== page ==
The Cipher

Thanks to John McCain, the Governor of Minnesota is the man of the moment, a new political brand. Yet even as the rest of the country gets acquainted with Tim Pawlenty, the people he’s worked with for years are still struggling to understand who he is—and what, exactly, he believes.

He’s not there.

It’s 2:20 p.m. on a Tuesday afternoon in early June and a small pack of political bloodhounds are camping out on a conference call. A Republican party functionary comes on the line, greets the far-flung national press corps, and introduces today’s speaker: Tim Pawlenty, co-chair of the John McCain for President campaign and governor of Minnesota.

Outside, on the streets of St. Paul, 32,000 souls are starting to muster around the Xcel Energy Center to see Barack Obama claim the Democratic presidential nomination. Minnesota Public Radio will report that the queue stretches for a mile and a half. Approximately 32,000 of these people will be voting for someone other than John McCain on November 6—unless, that is, someone can waylay the Obama juggernaut. Unless someone will lie down beneath the churning wheels.

Which is where Pawlenty comes in. Or where he should come in. Instead, a digital demon takes possession of the call. Pawlenty’s voice—an instrument of eternal calm and reason—starts echoing like a skipping CD player. Soon, the cacophony grows more primal, until it resembles Pink Floyd’s “Several Species of Small Furry Animals Gathered Together in a Cave and Grooving with a Pict.”

When Pawlenty finally breaks through the din, he does his bit to dirty up the new nominee: Obama hasn’t been to Iraq recently. Obama is more liberal than the liberal liberals. Pawlenty scores the hour’s sound bite when he describes Obama as “a gifted orator and speaker. But being able to read a TelePrompTer is not preparation to be president.”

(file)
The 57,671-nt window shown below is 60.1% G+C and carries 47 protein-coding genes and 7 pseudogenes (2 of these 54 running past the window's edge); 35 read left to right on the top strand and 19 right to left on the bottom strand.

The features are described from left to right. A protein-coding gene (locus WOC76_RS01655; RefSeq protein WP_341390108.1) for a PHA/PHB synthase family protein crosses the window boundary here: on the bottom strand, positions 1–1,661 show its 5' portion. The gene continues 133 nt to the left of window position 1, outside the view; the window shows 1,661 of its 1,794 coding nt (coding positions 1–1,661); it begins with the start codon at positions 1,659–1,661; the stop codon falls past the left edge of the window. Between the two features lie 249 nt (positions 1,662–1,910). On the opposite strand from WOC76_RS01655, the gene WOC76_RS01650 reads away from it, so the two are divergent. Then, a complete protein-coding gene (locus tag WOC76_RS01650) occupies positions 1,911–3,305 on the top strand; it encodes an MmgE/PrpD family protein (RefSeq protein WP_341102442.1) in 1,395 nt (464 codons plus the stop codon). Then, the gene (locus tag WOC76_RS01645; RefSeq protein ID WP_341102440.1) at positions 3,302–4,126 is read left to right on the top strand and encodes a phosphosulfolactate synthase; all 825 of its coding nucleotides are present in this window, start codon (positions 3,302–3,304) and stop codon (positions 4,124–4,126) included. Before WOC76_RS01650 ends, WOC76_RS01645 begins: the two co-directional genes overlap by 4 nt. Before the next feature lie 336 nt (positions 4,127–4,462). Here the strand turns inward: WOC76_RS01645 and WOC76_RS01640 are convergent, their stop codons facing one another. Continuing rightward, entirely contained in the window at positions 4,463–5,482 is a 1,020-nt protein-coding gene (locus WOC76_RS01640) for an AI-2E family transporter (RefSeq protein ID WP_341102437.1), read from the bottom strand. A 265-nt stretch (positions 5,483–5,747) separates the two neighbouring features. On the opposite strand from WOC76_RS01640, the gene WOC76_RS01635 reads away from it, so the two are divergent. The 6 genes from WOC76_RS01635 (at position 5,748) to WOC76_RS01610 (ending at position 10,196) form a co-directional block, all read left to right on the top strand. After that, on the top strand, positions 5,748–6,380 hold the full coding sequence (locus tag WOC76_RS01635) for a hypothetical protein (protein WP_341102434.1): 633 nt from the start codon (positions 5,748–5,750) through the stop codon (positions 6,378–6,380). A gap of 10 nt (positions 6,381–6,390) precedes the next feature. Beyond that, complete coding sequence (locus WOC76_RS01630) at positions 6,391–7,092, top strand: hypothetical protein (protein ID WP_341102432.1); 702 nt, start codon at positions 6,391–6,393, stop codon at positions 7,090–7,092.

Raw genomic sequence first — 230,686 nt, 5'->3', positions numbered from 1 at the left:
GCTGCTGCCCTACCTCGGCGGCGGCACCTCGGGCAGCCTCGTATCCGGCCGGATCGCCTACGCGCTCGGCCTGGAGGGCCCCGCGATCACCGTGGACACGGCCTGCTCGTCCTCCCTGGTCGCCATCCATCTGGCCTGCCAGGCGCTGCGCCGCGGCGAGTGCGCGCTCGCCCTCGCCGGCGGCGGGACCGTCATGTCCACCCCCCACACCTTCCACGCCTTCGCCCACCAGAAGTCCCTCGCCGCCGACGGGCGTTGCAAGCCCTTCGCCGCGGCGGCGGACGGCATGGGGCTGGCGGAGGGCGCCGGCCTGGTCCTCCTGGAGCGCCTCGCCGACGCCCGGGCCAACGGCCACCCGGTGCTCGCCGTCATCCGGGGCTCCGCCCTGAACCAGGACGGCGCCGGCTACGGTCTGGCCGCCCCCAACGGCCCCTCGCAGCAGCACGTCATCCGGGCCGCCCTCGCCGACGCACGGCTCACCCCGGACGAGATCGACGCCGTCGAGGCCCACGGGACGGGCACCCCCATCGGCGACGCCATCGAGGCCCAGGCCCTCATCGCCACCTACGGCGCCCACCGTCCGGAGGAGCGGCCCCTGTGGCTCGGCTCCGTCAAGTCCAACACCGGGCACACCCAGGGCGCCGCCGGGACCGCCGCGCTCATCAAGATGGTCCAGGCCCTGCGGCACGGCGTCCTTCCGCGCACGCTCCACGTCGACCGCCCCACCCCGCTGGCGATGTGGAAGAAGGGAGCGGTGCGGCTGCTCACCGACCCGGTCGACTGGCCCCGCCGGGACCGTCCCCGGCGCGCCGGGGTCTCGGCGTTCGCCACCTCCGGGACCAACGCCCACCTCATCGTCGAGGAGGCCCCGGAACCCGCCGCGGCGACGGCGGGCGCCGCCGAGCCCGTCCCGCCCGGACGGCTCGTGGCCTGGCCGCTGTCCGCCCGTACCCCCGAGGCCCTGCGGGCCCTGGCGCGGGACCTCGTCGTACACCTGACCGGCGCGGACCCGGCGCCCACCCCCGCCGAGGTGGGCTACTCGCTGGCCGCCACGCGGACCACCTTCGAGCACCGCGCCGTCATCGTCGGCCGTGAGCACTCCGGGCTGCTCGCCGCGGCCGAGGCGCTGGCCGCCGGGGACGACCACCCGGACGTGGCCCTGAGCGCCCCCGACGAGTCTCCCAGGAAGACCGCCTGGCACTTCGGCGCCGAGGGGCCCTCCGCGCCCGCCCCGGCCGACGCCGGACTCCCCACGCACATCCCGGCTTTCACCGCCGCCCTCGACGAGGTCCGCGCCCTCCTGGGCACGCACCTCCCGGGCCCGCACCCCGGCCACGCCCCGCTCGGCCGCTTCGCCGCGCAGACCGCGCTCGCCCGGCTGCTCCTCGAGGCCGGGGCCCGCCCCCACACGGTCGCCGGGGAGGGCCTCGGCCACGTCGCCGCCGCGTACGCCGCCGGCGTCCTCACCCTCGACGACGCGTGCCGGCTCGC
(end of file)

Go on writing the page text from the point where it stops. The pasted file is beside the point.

Uncharacteristically, Pawlenty trips over his talking points, switching awkwardly from “we” to “I.” Is he trash-talking for himself or for his country? Finally, Pawlenty finishes his remarks. The reporters, who have stories to file, blogs to write, and Sudoku squares to fill, pose a half-dozen tepid questions. And then the trite ritual is done: This is the way the most talented Minnesota politician of his generation auditions to be the attack dog on a presidential ticket.
 

For most Minnesotans, observing this disembodied Pawlenty is a little like reading about your favorite Twin in a sports column from another city. Whether we’re fans or hecklers, we’ve watched him from the bleachers for years, memorized his routines—he’s ours. Yet there he is, standing in front of new crowds in Georgia, North Carolina, or Washington, D.C., dusting off his blue-collar origins, talking up his team, spinning like a future All-Star. He seems to be having such a swell time that you begin to wonder if he has any intention of ever coming home.

Or so you might think if you hadn’t seen the man that very morning at the governor’s Summit Avenue mansion, as dumbfoundingly amiable as ever. He apologizes gracefully—needlessly—for being a few minutes late: There’s a daughter with a final exam; a pet with a situation. Pawlenty’s own attack dog, it turns out, is a Shih Tzu-Yorkie-Bichon mix named Mazy. She scurries out to the porch, passing the piano, where a pair of hymnals are open to the songs “Jesus Loves Me” and “Lift Up Your Heads, Ye Mighty Gates.”

The governor coos to Mazy, “That’s my little sweetie.” He doesn’t make the slightest effort to keep her off the furniture.

A dank wind is gusting through the screen, which seems perfectly agreeable to Pawlenty. “I get up every morning, literally—and people always say this—but I get up every morning excited about my day and about the opportunity to serve. And I feel very grateful—and I mean, really grateful—that I have this chance. Today I get to try to make a difference. I get to try to do something positive.”

Pawlenty, indirectly, is talking down his aspirations to join the way-hypothetical McCain administration. He doesn’t particularly want to discuss the veepstakes (what he wants, of course, is for other, more powerful people who are not in this room to discuss the veepstakes). But questions about a potential cabinet post—Education? Energy?—bring a less Delphic response.